Scientists create huge 3D map, hoping to uncover one of the universe’s biggest mysteries

The project will allow for the study of Dark Energy – a mystery force that is driving the universe to expand more and more quickly

Andrew Griffin@_andrew_griffin
Thursday 14 July 2016 17:48
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This is one slice through the map of the large-scale structure of the Universe
This is one slice through the map of the large-scale structure of the Universe

Hundreds of scientists have made the biggest ever 3D map of the universe and could uncover some of its biggest mysteries.

The huge map has let experts precisely measure Dark Energy, the mystery force that’s causing the universe to expand at an increasing speed.

The map amounts to a huge survey of the universe. And using it they will be able to see just what that Dark Energy is doing, by looking at the changes that are taking place.

Dr Rita Tojeiro, from the University of St Andrews in Scotland, who co-led the international team, said: "Over the last decade we have prepared and conducted the largest survey of the universe yet.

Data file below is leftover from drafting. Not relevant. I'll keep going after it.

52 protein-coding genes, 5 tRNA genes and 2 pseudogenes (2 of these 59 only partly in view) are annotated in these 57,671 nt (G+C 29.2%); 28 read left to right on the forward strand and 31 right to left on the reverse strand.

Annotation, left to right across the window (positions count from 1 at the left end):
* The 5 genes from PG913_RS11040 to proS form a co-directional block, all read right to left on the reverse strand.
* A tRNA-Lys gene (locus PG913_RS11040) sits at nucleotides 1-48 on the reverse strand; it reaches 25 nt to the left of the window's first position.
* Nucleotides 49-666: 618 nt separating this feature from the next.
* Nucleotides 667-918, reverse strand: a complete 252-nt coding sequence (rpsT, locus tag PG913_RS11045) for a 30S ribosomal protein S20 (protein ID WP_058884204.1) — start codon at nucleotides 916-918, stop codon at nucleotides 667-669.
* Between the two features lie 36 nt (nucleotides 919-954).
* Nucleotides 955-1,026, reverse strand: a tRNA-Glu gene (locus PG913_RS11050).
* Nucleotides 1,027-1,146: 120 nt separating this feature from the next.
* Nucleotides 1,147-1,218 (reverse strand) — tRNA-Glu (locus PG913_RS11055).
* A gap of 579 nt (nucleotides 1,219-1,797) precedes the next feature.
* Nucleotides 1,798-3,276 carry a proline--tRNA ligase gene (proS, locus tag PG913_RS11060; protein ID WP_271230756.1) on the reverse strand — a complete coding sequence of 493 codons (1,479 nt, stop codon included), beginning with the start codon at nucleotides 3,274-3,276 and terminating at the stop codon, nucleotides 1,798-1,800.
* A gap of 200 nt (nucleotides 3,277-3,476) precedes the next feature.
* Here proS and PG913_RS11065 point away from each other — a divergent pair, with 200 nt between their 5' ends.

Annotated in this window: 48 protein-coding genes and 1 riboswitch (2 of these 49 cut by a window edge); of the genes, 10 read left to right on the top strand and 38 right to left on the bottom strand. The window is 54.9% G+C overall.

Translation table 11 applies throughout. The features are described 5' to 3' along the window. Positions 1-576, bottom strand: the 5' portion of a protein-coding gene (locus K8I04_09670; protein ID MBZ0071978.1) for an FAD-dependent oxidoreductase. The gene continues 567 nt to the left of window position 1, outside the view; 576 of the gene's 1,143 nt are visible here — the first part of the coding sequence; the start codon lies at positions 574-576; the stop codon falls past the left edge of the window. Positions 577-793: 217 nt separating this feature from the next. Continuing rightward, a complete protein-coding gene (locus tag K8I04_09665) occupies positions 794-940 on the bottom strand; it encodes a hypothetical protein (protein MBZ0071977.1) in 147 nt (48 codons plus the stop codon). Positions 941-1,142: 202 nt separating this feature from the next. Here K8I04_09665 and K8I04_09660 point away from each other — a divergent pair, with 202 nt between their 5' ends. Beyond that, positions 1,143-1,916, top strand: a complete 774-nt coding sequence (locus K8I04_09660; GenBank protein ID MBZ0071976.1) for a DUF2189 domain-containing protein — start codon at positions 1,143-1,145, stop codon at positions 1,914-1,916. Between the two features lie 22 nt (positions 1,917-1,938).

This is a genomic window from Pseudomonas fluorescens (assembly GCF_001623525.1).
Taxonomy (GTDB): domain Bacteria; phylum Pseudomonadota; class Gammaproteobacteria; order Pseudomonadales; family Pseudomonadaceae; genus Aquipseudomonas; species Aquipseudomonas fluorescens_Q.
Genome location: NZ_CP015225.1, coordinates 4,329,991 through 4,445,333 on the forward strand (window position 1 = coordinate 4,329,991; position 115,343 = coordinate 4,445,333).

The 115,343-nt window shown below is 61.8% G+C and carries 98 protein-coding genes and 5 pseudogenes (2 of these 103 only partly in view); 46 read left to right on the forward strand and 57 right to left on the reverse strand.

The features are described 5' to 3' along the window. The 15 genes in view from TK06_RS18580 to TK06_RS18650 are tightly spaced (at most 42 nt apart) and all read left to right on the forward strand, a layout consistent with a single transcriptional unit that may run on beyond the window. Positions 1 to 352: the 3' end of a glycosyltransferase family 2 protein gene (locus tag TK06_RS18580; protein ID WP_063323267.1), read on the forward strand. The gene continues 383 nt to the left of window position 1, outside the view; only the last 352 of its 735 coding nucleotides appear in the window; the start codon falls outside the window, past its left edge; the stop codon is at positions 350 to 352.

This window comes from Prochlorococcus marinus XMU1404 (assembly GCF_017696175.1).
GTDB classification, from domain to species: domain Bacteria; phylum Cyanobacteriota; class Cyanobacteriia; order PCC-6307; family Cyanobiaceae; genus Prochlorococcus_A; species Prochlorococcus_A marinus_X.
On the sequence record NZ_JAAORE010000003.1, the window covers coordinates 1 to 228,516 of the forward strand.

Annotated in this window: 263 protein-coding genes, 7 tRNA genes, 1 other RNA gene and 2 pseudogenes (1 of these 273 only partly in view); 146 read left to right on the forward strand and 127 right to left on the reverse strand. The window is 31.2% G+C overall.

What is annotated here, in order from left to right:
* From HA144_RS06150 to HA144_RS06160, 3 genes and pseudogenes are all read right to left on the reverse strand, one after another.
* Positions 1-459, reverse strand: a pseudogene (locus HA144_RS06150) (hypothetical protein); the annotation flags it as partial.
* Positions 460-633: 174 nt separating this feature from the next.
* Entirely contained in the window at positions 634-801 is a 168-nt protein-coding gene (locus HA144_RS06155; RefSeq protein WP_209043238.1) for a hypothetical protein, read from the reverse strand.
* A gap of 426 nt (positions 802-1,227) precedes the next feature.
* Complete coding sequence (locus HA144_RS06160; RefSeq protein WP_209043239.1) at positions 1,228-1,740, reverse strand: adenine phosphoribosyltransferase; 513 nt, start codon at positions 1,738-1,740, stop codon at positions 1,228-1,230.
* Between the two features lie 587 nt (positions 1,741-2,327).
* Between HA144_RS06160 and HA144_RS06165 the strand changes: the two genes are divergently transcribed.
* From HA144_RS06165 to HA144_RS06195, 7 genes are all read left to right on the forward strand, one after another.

"By measuring the positions of 1.2 million galaxies over one quarter of the sky, we mapped the three-dimensional structure of the Universe over a volume of 650 cubic billion light years. Using this map we were able to make some of the crispest measurements yet of how Dark Energy is driving the expansion of the universe."

Hundreds of scientists worked together in a British-led team to pull the map together. The work relied on the Baryon Oscillation Spectroscopic Survey, or Boss, which looked at “pressure waves” that travel through the universe.

They can be understood like sound waves, which leave an imprint on the universe. The scientists could look at those waves in the cosmic wave background, which is the afterglow left from when the Big Bang gave birth to the universe.

"We see a dramatic connection between the sound wave imprints seen in the cosmic microwave background 400,000 years after the Big Bang to the clustering of galaxies 7-12 billion years later," said Dr Tojeiro.

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